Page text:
Poseidon, or Neptune by the Romans, is a brother of Zeus and Hades, the middle son of Cronus and Rhea. After the overthrow of their father, he drew lots with Zeus and Hades, for shares of the world. Poseidon's prize was to become the lord of the seas. Poseidon is God of the seas, earthquakes, and tidal waves. He married the Nereid Amphitrite, a granddaughter of the Titan Oceanos, although, like most male Greek Gods, he had many lovers. At one point he desired Demeter. To put him off Demeter asked him to make the most beautiful animal that the world had ever seen. So, to impress her, Poseidon created the first horse. In some accounts his first attempts were unsuccessful and created a variety of other animals in his quest. By the time the horse was created his passion for Demeter had cooled. Poseidon has a difficult, quarrelsome personality. He was greedy. He had a series of disputes with other gods when he tried to take over their cities. His weapon is a trident, which can shake the earth, and shatter any object. Poseidon's symbols include the horse, bull, and the dolphin.
Demeter or Ceres
Demeter, or Ceres is the Goddess of fertility, agriculture, nature, and the seasons. Symbols include the poppy, wheat, torch, cornucopia, and pig. Middle daughter of Cronus and Rhea.
The Goddess Athena.
Athena, or Minerva is the daughter ofZeus and the Oceanid Metis. She sprang full grown in armor from Zeus' forehead, after he swallowed her mother. She is fierce and brave in battle but, only wars to defined the state and home from outside enemies. She is the protector of Athens, the goddess of handicrafts, and agriculture. She invented the bridle, which permitted man to tame horses, the trumpet, the flute, the pot, the rake, the plow, the yoke, the ship, and the chariot. Athena is the embodiment of wisdom, reason, and purity. She was Zeus's favorite child and was allowed to use his weapons including his thunderbolt. Her favorite city is Athens, which was named after her, and she is the protector of the city. Symbols include the owl and the olive tree.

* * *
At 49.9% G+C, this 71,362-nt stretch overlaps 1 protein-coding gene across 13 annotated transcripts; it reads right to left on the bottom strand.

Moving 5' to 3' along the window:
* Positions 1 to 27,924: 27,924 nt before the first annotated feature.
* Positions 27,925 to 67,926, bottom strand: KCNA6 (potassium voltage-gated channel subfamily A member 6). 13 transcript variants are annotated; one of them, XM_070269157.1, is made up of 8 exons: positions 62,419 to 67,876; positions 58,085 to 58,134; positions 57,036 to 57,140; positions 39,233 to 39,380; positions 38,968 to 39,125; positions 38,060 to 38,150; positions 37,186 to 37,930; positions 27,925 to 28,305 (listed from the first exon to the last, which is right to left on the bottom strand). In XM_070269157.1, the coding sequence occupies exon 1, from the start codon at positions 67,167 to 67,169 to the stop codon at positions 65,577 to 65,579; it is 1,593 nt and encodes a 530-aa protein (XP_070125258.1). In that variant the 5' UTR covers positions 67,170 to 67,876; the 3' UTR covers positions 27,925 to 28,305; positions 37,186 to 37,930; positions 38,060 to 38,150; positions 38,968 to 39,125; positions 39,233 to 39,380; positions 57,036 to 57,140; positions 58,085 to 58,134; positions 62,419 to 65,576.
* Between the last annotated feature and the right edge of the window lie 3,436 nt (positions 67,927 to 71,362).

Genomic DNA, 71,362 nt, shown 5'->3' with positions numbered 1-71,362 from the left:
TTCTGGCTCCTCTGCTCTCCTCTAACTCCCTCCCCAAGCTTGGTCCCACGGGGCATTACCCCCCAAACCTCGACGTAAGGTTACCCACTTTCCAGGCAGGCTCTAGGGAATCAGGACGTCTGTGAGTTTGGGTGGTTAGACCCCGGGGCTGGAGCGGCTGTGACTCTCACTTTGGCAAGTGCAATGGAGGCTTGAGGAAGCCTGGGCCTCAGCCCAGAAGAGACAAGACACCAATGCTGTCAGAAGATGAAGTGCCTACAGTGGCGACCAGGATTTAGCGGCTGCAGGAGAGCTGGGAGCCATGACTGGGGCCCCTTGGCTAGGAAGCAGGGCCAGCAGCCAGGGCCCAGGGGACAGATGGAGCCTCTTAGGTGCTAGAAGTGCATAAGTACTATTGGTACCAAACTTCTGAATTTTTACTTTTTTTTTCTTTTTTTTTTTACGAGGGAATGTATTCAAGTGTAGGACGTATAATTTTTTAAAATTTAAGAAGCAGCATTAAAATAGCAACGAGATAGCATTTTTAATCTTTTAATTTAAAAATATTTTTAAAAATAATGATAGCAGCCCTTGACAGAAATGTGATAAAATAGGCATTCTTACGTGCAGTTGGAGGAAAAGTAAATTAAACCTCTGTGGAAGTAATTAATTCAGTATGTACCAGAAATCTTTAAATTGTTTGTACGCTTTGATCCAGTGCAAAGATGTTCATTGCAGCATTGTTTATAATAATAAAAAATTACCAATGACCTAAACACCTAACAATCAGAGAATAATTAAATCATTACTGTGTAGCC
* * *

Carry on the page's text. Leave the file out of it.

Apollo, isthe son of Zeus and Leto, and twin brother of Artemis. He is the god of light and therefore of inspiration, which does for the soul what light does for the world. Swift and fierce as the light, he is the master of music, often depicted as playing a golden lyre. He is also the god of prophecy, who raises men above their common level by the sudden accesses of power -or enlightenment- which he gives to them. He is famous for his oracle at Delphi. People traveled to it from all over the then known world to divine the future. One of Apollo's more important daily tasks is to harness his chariot with four horses and drive the Sun across the sky. He also is the god of truth, who can not speak a lie. He is the god of medicine and healing. He is the Archer, far shooting with a silver bow. Symbols include the sun, lyre, swan, and mouse. His plant was the laurel. The crow is his bird and the dolphin is his animal.
Artemis or Diana
Artemis, or Diana, is the daughter of Zeus and Leto, and the twin of Apollo. She is the goddess of hunting. She is the protector of the young. Like Apollo she hunts with silver arrows. She became associated with the moon. She is a virgin goddess, and the goddess of chastity. She also presides over childbirth, which may seem odd for a virgin, but goes back to causing her mother Leto no pain when she was born. She is the lady of the wild things. Symbols include the moon, deer, hound, she-bear, snake, and bow and arrow. The cypress is her tree.
Ares or Mars